Mary Hasson at The Federalist

It didn’t take long for the inaugural scientific conference of the U.S. Professional Association for Transgender Health (USPATH) to descend into an ugly display of intolerance and identity politics, with gender-confused kids as ideological pawns.

When the dust finally settled, trans bullies and their medical allies had colluded to kick a dissenting expert (Kenneth Zucker) off the program, justified their censorship by indirectly blaming President Trump (the “direct threat” to trans people from the “new political climate”), and declared victory.

 It was the latest piece in a mounting pile of evidence that the debate over how best to treat gender-confused children is not really about what’s good for children, but about the transgender obsession with being “de-pathologized” and validated as “normal.”

It also points to an even more troubling possibility, that the transgender phenomenon has given rise to what one lesbian critic calls a “trans cult,” characterized by “inventing false facts that don’t stand up to scrutiny, claiming that science is hateful toward your beliefs, claiming to be persecuted when you can’t force your beliefs on other people, and attempts to silence and destroy non-believers. Transgenderism is a religious cult.”

Cult or not, it’s clear that the alliance of trans activists, blind believers, wounded followers, and willing dupes in the medical community controls the airwaves, so to speak, of modern medicine. They have arrogated to themselves the right to rewrite history, silence critics, brand their own ideologically driven opinions as “fact,” and deny a hearing to researchers, clinicians, victims, and families whose evidence and experience run counter to their mandated cultish beliefs.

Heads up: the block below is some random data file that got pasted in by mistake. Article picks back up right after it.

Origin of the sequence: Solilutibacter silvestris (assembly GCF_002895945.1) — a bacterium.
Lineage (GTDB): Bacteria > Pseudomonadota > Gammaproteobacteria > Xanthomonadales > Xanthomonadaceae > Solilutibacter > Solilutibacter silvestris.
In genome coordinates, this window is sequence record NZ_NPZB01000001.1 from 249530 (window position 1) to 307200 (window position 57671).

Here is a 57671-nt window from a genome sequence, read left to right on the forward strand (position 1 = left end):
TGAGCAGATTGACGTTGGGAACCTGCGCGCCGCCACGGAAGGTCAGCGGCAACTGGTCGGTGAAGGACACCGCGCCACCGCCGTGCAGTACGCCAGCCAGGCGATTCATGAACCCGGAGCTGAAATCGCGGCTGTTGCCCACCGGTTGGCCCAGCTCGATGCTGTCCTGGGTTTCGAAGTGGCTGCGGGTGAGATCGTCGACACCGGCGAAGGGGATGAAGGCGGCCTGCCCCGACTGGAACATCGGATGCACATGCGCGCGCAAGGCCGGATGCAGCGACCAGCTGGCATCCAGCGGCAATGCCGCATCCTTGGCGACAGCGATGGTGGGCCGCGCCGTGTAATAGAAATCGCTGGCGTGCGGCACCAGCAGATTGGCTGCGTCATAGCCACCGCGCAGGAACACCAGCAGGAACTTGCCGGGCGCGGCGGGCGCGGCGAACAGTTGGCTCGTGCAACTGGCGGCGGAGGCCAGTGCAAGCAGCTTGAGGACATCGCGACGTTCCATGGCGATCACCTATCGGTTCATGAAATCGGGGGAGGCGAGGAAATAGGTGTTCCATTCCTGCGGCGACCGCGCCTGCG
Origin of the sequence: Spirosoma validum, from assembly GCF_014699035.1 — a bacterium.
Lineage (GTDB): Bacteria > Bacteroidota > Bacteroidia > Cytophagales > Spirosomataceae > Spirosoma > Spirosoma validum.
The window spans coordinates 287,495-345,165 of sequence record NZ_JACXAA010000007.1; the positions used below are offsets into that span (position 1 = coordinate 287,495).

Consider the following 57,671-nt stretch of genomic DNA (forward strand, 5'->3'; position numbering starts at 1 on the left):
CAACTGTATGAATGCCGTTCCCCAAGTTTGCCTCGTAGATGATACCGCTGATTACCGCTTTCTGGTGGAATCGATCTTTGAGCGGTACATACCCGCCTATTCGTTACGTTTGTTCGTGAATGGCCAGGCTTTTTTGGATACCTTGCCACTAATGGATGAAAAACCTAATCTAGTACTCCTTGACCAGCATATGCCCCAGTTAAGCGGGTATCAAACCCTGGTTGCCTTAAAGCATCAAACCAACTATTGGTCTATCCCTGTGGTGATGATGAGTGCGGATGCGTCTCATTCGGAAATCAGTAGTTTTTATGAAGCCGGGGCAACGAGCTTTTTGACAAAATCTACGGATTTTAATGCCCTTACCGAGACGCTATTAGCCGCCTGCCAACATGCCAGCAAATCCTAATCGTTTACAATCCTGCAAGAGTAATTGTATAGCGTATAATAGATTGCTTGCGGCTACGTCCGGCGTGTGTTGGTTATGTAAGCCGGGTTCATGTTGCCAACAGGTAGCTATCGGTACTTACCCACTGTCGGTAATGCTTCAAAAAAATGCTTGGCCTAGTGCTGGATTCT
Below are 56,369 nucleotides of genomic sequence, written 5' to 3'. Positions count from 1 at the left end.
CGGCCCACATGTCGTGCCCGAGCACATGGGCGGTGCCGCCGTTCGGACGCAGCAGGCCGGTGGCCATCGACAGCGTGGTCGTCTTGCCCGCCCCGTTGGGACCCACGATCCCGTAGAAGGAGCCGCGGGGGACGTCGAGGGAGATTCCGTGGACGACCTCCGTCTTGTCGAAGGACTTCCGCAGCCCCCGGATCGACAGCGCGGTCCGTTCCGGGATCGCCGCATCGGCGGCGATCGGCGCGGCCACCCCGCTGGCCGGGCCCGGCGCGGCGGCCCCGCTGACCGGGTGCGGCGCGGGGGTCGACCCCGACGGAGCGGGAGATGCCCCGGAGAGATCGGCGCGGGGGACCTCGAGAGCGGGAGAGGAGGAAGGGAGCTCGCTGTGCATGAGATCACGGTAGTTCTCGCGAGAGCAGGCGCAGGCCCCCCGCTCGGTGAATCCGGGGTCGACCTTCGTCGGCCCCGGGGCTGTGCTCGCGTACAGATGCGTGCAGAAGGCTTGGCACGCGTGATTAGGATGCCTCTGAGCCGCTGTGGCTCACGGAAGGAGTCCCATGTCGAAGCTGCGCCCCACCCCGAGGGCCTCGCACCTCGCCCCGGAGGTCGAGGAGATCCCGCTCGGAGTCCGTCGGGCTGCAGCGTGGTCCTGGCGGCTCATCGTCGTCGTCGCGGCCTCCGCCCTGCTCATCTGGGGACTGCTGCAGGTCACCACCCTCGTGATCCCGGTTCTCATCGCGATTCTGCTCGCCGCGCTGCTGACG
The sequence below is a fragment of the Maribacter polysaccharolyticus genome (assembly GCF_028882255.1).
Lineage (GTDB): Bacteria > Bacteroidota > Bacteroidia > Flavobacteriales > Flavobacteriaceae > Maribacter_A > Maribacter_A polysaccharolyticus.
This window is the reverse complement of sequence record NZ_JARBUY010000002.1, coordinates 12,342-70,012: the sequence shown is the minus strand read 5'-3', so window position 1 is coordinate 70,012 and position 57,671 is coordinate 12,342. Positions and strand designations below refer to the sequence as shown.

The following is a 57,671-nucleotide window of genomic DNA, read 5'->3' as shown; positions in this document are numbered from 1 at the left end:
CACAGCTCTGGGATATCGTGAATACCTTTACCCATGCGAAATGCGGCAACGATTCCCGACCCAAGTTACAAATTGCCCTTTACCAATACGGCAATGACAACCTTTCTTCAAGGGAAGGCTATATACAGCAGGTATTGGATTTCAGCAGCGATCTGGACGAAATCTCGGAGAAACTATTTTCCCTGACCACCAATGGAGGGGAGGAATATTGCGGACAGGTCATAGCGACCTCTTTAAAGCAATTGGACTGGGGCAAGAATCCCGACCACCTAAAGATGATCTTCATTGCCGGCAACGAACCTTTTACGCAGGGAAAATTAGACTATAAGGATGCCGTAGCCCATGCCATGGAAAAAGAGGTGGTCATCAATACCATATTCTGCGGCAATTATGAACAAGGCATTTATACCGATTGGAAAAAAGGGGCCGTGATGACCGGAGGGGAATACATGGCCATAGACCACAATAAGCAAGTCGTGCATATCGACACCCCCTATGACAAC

We Invite Dissenters to Shout Them Down

Consider the events at the USPATH conference. The conference, held February 2-5, 2017 in Los Angeles, drew more than 600 medical clinicians and scientific researchers active in caring for gender non-conforming, gender-confused, and transgender adults, adolescents, and children. They met to “affirm our dedication to transgender health” in light of “uncertainty due to the change of leadership in Washington, and concern over what the consequences may be for trans health and trans rights.”

Sponsored by the World Professional Association for Transgender Health, the conference debuted the newly formed “USPATH,” ostensibly to serve WPATH’s U.S. members, who account for 75 percent of WPATH’s membership. However, according to USPATH Conference Chair Dan Karasic and Co-Chair Jamison Green, the conference served a political purpose as well: “USPATH LA 2017 will stand as a strong statement of support for continuing the rapid developments in trans health in America, and for the community of health providers, researchers, and advocates who are advancing that care.”

But not all health care experts are welcome. Kenneth Zucker, a psychologist with years of experience treating gender confusion, was slated to speak on several panels at the conference. He was a token, actually, a voice representing politically disfavored but scientifically weighty research that cautions against labeling gender-confused children as “transgender,” in part because the majority of these children later “desist” from cross-gender identification.